How to Recognize the Signs & Symptoms of Canine Kidney Disease
Canine kidney disease is a serious condition that can develop over time or appear suddenly, without warning. Identify the common signs and symptoms so you can call your vet for advice.
Step 1: See if your dog drinks more than usual Watch your dog to see if he drinks more water than usual. Dehydration is an early sign of kidney disease.
TIP: Always provide your dog with plenty of fresh drinking water. Measure the water you given them to see if the amount they drink increases or decreases.
Step 2: See if your dog urinates more than usual Determine whether or not your dog is urinating more than usual. See if you have to make more trips outside during a day, or whether your dog starts having accidents inside the house.
Step 3: Check your dog's energy level Take note if your dog is constantly tired and unwilling to play. Monitor your dog's energy level to help spot other potential problems.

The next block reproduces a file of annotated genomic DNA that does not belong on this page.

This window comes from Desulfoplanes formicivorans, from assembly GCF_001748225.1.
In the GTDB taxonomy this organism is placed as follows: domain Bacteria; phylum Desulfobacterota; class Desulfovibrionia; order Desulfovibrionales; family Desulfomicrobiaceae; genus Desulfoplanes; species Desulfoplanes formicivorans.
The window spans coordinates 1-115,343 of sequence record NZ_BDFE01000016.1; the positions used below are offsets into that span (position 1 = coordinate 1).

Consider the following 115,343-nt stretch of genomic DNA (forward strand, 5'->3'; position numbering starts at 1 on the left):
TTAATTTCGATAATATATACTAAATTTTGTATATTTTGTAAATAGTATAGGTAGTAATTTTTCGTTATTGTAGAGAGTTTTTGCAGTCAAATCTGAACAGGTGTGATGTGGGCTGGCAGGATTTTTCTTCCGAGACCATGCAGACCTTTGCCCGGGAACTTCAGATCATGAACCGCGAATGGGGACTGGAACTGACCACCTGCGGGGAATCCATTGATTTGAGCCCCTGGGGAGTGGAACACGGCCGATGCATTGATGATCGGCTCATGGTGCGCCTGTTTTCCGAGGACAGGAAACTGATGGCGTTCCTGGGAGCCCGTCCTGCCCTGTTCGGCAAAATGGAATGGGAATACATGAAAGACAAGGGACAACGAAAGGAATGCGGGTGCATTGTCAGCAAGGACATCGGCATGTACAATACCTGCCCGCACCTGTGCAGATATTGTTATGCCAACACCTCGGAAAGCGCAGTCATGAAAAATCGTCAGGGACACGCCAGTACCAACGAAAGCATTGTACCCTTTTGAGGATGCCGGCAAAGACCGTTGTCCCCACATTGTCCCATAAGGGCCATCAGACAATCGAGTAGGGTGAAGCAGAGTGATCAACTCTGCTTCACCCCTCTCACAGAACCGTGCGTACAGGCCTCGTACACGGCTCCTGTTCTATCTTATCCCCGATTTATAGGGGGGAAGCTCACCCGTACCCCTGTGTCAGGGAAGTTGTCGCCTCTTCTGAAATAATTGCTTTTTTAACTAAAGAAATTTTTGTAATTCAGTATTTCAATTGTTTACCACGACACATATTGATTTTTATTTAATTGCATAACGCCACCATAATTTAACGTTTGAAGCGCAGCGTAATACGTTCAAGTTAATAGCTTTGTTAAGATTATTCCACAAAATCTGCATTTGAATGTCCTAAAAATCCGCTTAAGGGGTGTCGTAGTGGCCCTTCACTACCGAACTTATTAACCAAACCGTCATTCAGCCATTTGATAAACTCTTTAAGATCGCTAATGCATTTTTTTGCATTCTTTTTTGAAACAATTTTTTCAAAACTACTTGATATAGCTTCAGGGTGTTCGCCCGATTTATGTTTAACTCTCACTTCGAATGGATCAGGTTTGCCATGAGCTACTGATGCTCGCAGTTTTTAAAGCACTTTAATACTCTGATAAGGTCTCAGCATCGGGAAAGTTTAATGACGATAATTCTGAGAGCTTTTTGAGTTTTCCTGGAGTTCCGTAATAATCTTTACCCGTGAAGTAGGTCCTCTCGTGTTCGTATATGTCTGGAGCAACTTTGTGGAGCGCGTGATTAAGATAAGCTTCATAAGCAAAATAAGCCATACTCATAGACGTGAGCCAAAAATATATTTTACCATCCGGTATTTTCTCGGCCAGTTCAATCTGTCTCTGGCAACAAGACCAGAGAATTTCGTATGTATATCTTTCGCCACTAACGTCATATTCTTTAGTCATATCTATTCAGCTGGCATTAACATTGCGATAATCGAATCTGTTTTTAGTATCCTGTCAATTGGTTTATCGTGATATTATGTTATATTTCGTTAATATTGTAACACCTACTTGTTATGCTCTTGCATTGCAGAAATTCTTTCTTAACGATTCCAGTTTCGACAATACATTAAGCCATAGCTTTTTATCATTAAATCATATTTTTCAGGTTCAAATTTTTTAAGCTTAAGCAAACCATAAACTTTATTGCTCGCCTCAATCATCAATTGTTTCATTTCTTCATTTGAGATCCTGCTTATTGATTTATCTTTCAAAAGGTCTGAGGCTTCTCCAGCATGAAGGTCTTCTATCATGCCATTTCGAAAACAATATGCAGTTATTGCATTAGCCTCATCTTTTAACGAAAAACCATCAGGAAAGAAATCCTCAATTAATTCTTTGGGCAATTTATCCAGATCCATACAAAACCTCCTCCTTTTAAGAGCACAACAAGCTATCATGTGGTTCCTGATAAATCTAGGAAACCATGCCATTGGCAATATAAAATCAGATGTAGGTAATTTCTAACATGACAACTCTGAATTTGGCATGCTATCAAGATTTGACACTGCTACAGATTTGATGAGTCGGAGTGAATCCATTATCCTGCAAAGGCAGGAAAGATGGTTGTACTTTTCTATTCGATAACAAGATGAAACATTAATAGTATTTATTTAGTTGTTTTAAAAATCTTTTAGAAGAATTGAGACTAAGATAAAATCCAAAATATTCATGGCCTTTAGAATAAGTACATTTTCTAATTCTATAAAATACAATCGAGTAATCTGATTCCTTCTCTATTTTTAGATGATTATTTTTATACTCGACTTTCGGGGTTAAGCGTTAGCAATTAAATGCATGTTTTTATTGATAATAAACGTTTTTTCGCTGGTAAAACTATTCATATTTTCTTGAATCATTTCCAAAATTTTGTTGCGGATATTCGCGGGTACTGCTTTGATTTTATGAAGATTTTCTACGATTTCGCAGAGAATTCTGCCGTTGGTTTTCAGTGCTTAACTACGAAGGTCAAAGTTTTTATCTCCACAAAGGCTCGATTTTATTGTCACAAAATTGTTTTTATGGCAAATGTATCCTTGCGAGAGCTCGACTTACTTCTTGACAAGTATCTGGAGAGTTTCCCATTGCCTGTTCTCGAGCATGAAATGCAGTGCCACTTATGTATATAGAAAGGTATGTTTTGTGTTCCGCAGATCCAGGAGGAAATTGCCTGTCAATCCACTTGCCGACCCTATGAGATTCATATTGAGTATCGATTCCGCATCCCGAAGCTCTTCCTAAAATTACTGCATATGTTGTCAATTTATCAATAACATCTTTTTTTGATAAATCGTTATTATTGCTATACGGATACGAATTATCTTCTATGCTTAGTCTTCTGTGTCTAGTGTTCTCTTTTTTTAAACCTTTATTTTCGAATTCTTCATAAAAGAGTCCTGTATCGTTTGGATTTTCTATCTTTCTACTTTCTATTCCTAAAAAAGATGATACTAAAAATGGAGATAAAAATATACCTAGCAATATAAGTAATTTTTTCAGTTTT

TIP: Don't feed your dog grapes or raisins. They can cause kidney failure, particularly in dogs with other health problems.
Step 4: See if your dog eats and maintains their weight Be sure that your dog is eating their food and not losing weight, as loss of appetite can signal kidney disease.
Step 5: Check for thinning coat or discolored tongue Check your dog's coat to see that it isn't thinning or drier than usual. Look at the dog's mouth, and make sure his tongue isn't a brown color, there aren't any ulcers, and that the dog's breath doesn't have an ammonia-like smell.
Step 6: Respond quickly React at the first symptoms of kidney disease. Many of the physical signs occur only in the final stages of the illness, when 75 percent or more of the kidney tissue has been destroyed.
Step 7: Take your dog to the vet if they show any signs Take your dog to the veterinarian if the dog shows any signs of canine kidney disease. Follow the vet's advice and change the dog's diet, administer medicines, or do whatever is needed to stabilize or improve the situation. Early treatment can prevent a more serious situation.
FACT: A 2010 study showed that dogs mimic their owners' behaviors and body movements. For instance, when the owner yawned, the dog yawned, too.